Chinese mandarin

The watering

The newly purchased Chinese mandarin seedling obviously needs more attention in terms of water supply. We will try to avoid the jolts as much as possible, watering before the earth dries up completely. We will be able to stick a finger in the ground to check if it is dry only on the surface. When the plant is adult, we will intensify the operations in conjunction with flowering and subsequent fruiting, to encourage better development, with juicier and tastier fruits. The outdoor plant of the Chinese mandarin should only be watered when it is really needed. During the spring, in fact, the normal atmospheric precipitations could be more than enough. The plant also tolerates short periods of drought, as long as they do not extend beyond 15 days.

How to take care of it

Growing from seeds is not recommended, unless you want to obtain a specific variety of Chinese mandarin by knowing in depth gardening techniques. It is much more common to buy an adult specimen, perhaps already loaded with fruit, from the nursery or the trusted shop. For the cultivation inside the pots we can choose a container larger than the one in which it is contained, put the other soil and arrange the plant with the whole stick of earth. Repotting should be done in spring, when the Chinese mandarin is in the resting vegetative phase. For the transplant, however, we will make an adequately deep hole to house the plant. Preferably we will have to do this in the winter.

Ideal terrain

The Chinese mandarin can be grown inside the pot in which it is sold to us. When the plant is too big we will choose another container where we will put some soil mixed with fertilizer to favor the vegetative restart. As for open field cultivation, however, we will have to make sure that the land is fertile enough. We will prepare the soil well in advance by digging vigorously to a depth of at least 50cm. We will try to make the substrate light, if necessary by adding soil and sand. The earth must guarantee optimal drainage, i.e. atmospheric precipitation, even if abundant, must not create dangerous puddles. We will enrich the land with organic fertilizer or mature manure mixed with well-decomposed compost.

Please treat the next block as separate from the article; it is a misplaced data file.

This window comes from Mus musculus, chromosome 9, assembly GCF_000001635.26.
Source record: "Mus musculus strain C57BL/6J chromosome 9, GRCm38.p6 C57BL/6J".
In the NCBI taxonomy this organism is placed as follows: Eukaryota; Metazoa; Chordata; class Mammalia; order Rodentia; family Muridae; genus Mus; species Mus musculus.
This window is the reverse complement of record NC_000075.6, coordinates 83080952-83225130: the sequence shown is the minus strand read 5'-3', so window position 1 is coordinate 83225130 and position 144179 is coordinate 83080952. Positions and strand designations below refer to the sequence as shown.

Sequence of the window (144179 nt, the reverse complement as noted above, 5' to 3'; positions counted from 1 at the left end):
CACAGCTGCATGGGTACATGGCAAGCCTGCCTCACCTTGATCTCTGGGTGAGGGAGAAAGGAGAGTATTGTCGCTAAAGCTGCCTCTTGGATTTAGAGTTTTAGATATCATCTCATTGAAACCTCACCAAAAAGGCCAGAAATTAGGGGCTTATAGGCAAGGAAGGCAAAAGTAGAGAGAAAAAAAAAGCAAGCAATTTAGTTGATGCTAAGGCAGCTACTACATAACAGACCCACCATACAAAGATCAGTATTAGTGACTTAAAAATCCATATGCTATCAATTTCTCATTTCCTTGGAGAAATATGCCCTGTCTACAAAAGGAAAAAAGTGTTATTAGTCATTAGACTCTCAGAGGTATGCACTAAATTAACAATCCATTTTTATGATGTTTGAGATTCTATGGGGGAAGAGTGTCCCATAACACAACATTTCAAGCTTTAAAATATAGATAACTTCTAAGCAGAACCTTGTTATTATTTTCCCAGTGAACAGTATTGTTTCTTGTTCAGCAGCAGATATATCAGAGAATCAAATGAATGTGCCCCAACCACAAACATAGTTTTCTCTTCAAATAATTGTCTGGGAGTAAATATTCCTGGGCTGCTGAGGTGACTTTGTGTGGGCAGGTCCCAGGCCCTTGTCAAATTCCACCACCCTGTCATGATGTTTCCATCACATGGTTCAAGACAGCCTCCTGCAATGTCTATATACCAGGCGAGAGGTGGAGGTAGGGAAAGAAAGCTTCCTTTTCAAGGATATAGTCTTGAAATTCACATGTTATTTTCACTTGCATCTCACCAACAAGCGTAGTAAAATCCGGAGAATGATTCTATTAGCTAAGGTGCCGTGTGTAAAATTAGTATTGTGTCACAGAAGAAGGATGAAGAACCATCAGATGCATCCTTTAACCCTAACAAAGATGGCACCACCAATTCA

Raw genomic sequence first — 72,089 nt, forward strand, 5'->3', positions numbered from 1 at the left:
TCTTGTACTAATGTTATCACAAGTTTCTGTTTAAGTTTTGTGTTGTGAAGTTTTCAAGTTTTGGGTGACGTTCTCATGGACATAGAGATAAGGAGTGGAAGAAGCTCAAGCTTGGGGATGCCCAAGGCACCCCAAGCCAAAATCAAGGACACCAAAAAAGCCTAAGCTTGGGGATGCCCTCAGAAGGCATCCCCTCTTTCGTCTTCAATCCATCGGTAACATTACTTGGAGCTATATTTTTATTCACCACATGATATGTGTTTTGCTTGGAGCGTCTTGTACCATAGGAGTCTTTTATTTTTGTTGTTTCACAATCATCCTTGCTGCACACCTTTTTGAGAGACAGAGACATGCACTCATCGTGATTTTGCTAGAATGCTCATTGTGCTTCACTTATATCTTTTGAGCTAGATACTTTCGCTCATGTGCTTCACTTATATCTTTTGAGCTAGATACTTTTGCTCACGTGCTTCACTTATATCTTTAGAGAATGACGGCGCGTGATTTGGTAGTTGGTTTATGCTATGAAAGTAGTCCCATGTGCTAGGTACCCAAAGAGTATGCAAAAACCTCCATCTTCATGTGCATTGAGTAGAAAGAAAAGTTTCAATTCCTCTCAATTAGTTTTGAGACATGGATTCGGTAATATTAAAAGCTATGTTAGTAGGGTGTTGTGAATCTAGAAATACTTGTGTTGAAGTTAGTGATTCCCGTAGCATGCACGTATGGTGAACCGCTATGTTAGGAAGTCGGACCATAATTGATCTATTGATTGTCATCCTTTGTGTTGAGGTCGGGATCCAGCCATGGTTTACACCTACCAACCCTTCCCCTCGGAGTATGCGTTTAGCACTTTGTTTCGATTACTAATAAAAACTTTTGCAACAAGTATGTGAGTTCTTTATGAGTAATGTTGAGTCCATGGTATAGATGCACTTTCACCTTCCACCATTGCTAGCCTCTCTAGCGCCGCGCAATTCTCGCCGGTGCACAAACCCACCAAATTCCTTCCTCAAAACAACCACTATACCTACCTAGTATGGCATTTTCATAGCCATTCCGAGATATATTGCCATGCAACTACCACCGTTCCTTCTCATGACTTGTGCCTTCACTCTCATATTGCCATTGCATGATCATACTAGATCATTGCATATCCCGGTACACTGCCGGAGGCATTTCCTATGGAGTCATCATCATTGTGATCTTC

Chinese Mandarin: Climate and Adversity

The Chinese mandarin, although it is a plant that, as the name suggests, is not native to Italy, adapts well to our climate. We will be able to cultivate it in all regions of Italy by following a few simple precautions. In the south we can plant it directly at home without particular problems. In northern Italy and in the hilly areas, however, it is better to keep it in pots, in order to shelter it when the winter gets very cold. The Chinese mandarin also resists temperatures of a few degrees below zero, as long as it is protected with a non-woven fabric sheet. The ideal location would be in full sun, where direct radiation arrives throughout the day. The plant is quite resistant to attack by parasites and only the cochineal can be a frequent problem,

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